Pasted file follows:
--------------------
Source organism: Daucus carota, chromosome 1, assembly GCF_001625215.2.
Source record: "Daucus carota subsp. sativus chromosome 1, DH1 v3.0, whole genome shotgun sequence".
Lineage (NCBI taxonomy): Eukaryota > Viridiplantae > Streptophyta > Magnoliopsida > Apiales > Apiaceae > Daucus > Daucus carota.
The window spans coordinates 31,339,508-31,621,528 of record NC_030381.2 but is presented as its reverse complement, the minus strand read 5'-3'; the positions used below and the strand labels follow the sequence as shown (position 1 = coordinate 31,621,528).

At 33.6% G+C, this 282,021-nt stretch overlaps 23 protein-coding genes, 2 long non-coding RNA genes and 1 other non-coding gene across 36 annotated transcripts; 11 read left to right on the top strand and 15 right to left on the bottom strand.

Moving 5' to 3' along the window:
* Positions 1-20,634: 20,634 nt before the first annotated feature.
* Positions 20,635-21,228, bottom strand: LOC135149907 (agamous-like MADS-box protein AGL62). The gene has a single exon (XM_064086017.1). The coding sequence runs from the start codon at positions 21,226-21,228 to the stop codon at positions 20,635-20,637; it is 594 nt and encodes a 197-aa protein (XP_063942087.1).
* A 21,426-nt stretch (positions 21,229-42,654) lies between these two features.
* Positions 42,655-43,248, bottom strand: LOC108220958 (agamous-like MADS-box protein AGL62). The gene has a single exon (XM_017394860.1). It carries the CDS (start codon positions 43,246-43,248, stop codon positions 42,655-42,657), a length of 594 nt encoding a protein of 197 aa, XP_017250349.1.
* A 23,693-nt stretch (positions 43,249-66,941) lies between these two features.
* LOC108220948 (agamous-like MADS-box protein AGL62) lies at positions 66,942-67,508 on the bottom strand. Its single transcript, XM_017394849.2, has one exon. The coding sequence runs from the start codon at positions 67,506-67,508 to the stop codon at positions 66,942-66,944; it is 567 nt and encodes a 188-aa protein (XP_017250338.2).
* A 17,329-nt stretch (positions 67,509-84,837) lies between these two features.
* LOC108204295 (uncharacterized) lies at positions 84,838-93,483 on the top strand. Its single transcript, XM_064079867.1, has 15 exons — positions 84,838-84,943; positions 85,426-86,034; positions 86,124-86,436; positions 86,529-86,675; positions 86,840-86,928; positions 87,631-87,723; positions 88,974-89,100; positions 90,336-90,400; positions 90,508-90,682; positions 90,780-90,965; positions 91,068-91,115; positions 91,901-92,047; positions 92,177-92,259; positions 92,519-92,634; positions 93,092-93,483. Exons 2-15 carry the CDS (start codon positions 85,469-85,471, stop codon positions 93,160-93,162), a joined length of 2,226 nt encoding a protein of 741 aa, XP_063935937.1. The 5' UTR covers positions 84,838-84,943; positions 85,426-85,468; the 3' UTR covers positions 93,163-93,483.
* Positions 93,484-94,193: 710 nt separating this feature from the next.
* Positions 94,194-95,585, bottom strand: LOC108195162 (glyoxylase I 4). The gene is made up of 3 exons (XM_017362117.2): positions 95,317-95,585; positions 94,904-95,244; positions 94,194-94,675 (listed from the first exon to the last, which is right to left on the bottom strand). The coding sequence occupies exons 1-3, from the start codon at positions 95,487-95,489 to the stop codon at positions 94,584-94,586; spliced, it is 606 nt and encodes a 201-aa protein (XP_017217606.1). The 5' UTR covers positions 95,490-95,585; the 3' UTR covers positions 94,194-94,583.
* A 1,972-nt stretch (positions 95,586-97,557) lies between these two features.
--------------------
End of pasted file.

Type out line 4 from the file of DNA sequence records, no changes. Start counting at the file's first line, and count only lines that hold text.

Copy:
The window spans coordinates 31,339,508-31,621,528 of record NC_030381.2 but is presented as its reverse complement, the minus strand read 5'-3'; the positions used below and the strand labels follow the sequence as shown (position 1 = coordinate 31,621,528).